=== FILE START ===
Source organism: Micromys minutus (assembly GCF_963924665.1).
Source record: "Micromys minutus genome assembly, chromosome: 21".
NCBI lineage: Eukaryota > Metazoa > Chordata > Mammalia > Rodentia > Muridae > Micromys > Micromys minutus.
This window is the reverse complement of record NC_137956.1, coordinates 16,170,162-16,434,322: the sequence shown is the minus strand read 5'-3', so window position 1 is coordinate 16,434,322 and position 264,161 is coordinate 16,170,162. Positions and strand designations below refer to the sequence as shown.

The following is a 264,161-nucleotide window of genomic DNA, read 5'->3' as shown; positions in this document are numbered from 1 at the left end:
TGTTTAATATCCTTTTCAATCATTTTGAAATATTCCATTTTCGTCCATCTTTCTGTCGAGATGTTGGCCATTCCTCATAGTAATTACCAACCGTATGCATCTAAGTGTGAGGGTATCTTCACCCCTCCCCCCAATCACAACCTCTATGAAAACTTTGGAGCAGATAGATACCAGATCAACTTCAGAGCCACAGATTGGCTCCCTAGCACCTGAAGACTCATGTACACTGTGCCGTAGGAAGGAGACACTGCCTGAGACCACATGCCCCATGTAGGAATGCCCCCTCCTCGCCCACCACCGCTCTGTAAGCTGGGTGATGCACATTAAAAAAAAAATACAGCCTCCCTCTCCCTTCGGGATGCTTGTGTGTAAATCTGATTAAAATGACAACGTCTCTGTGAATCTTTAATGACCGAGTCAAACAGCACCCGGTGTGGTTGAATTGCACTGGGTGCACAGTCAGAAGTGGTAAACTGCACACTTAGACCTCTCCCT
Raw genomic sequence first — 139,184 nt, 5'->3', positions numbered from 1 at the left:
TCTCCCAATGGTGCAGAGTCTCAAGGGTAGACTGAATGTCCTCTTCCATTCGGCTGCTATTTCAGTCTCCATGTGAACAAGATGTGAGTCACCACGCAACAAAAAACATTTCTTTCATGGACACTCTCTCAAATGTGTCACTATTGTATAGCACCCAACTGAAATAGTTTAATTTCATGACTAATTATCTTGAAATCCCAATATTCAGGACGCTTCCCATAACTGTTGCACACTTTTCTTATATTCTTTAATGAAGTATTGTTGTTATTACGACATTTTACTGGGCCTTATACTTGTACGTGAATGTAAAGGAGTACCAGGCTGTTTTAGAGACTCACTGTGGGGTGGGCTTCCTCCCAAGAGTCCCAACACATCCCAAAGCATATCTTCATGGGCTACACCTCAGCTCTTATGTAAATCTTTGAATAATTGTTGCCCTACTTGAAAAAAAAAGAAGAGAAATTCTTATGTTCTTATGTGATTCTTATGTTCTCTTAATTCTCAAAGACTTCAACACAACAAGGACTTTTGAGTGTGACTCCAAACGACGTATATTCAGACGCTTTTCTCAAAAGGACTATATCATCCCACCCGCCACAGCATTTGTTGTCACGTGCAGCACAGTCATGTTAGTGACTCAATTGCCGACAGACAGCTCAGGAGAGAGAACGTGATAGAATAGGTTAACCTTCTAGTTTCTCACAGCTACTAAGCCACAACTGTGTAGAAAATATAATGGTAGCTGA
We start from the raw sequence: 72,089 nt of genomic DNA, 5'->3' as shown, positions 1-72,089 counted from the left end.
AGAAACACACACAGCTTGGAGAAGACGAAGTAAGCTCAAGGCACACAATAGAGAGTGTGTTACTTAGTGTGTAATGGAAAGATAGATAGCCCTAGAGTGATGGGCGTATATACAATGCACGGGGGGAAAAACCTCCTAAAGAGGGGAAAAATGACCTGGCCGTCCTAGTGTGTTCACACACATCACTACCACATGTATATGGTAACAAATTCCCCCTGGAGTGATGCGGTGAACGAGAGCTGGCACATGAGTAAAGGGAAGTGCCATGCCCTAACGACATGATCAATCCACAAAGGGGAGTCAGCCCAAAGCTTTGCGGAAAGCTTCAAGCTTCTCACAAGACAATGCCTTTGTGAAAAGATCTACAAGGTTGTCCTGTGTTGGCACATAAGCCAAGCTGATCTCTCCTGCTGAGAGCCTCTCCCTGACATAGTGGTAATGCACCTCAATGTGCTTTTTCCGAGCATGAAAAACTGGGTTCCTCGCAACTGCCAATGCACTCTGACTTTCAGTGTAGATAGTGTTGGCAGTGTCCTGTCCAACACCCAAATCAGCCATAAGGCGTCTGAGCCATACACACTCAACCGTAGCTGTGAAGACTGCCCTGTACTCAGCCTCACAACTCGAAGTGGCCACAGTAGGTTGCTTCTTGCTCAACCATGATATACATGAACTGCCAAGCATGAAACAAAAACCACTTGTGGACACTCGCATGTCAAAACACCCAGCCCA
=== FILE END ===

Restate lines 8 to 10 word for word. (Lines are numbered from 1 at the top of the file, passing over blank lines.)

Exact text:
TCTCCCAATGGTGCAGAGTCTCAAGGGTAGACTGAATGTCCTCTTCCATTCGGCTGCTATTTCAGTCTCCATGTGAACAAGATGTGAGTCACCACGCAACAAAAAACATTTCTTTCATGGACACTCTCTCAAATGTGTCACTATTGTATAGCACCCAACTGAAATAGTTTAATTTCATGACTAATTATCTTGAAATCCCAATATTCAGGACGCTTCCCATAACTGTTGCACACTTTTCTTATATTCTTTAATGAAGTATTGTTGTTATTACGACATTTTACTGGGCCTTATACTTGTACGTGAATGTAAAGGAGTACCAGGCTGTTTTAGAGACTCACTGTGGGGTGGGCTTCCTCCCAAGAGTCCCAACACATCCCAAAGCATATCTTCATGGGCTACACCTCAGCTCTTATGTAAATCTTTGAATAATTGTTGCCCTACTTGAAAAAAAAAGAAGAGAAATTCTTATGTTCTTATGTGATTCTTATGTTCTCTTAATTCTCAAAGACTTCAACACAACAAGGACTTTTGAGTGTGACTCCAAACGACGTATATTCAGACGCTTTTCTCAAAAGGACTATATCATCCCACCCGCCACAGCATTTGTTGTCACGTGCAGCACAGTCATGTTAGTGACTCAATTGCCGACAGACAGCTCAGGAGAGAGAACGTGATAGAATAGGTTAACCTTCTAGTTTCTCACAGCTACTAAGCCACAACTGTGTAGAAAATATAATGGTAGCTGA
We start from the raw sequence: 72,089 nt of genomic DNA, 5'->3' as shown, positions 1-72,089 counted from the left end.
AGAAACACACACAGCTTGGAGAAGACGAAGTAAGCTCAAGGCACACAATAGAGAGTGTGTTACTTAGTGTGTAATGGAAAGATAGATAGCCCTAGAGTGATGGGCGTATATACAATGCACGGGGGGAAAAACCTCCTAAAGAGGGGAAAAATGACCTGGCCGTCCTAGTGTGTTCACACACATCACTACCACATGTATATGGTAACAAATTCCCCCTGGAGTGATGCGGTGAACGAGAGCTGGCACATGAGTAAAGGGAAGTGCCATGCCCTAACGACATGATCAATCCACAAAGGGGAGTCAGCCCAAAGCTTTGCGGAAAGCTTCAAGCTTCTCACAAGACAATGCCTTTGTGAAAAGATCTACAAGGTTGTCCTGTGTTGGCACATAAGCCAAGCTGATCTCTCCTGCTGAGAGCCTCTCCCTGACATAGTGGTAATGCACCTCAATGTGCTTTTTCCGAGCATGAAAAACTGGGTTCCTCGCAACTGCCAATGCACTCTGACTTTCAGTGTAGATAGTGTTGGCAGTGTCCTGTCCAACACCCAAATCAGCCATAAGGCGTCTGAGCCATACACACTCAACCGTAGCTGTGAAGACTGCCCTGTACTCAGCCTCACAACTCGAAGTGGCCACAGTAGGTTGCTTCTTGCTCAACCATGATATACATGAACTGCCAAGCATGAAACAAAAACCACTTGTGGACACTCGCATGTCAAAACACCCAGCCCA